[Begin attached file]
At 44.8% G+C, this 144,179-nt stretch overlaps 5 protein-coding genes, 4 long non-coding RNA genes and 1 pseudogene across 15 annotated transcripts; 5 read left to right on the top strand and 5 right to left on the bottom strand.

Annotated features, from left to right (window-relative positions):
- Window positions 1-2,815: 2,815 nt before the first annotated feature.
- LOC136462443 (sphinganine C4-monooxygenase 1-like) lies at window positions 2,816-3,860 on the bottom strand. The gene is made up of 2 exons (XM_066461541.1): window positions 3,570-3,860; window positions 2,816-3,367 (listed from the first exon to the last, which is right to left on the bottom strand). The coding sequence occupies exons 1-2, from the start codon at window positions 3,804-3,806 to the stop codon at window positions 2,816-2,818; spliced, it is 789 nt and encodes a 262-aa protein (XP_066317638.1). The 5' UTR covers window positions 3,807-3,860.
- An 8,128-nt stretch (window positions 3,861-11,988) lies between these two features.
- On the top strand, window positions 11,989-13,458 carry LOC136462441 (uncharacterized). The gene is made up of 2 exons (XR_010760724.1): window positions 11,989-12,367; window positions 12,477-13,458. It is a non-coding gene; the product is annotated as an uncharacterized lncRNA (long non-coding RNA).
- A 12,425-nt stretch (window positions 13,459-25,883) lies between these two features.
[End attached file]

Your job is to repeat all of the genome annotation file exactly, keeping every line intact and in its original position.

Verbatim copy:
At 44.8% G+C, this 144,179-nt stretch overlaps 5 protein-coding genes, 4 long non-coding RNA genes and 1 pseudogene across 15 annotated transcripts; 5 read left to right on the top strand and 5 right to left on the bottom strand.

Annotated features, from left to right (window-relative positions):
- Window positions 1-2,815: 2,815 nt before the first annotated feature.
- LOC136462443 (sphinganine C4-monooxygenase 1-like) lies at window positions 2,816-3,860 on the bottom strand. The gene is made up of 2 exons (XM_066461541.1): window positions 3,570-3,860; window positions 2,816-3,367 (listed from the first exon to the last, which is right to left on the bottom strand). The coding sequence occupies exons 1-2, from the start codon at window positions 3,804-3,806 to the stop codon at window positions 2,816-2,818; spliced, it is 789 nt and encodes a 262-aa protein (XP_066317638.1). The 5' UTR covers window positions 3,807-3,860.
- An 8,128-nt stretch (window positions 3,861-11,988) lies between these two features.
- On the top strand, window positions 11,989-13,458 carry LOC136462441 (uncharacterized). The gene is made up of 2 exons (XR_010760724.1): window positions 11,989-12,367; window positions 12,477-13,458. It is a non-coding gene; the product is annotated as an uncharacterized lncRNA (long non-coding RNA).
- A 12,425-nt stretch (window positions 13,459-25,883) lies between these two features.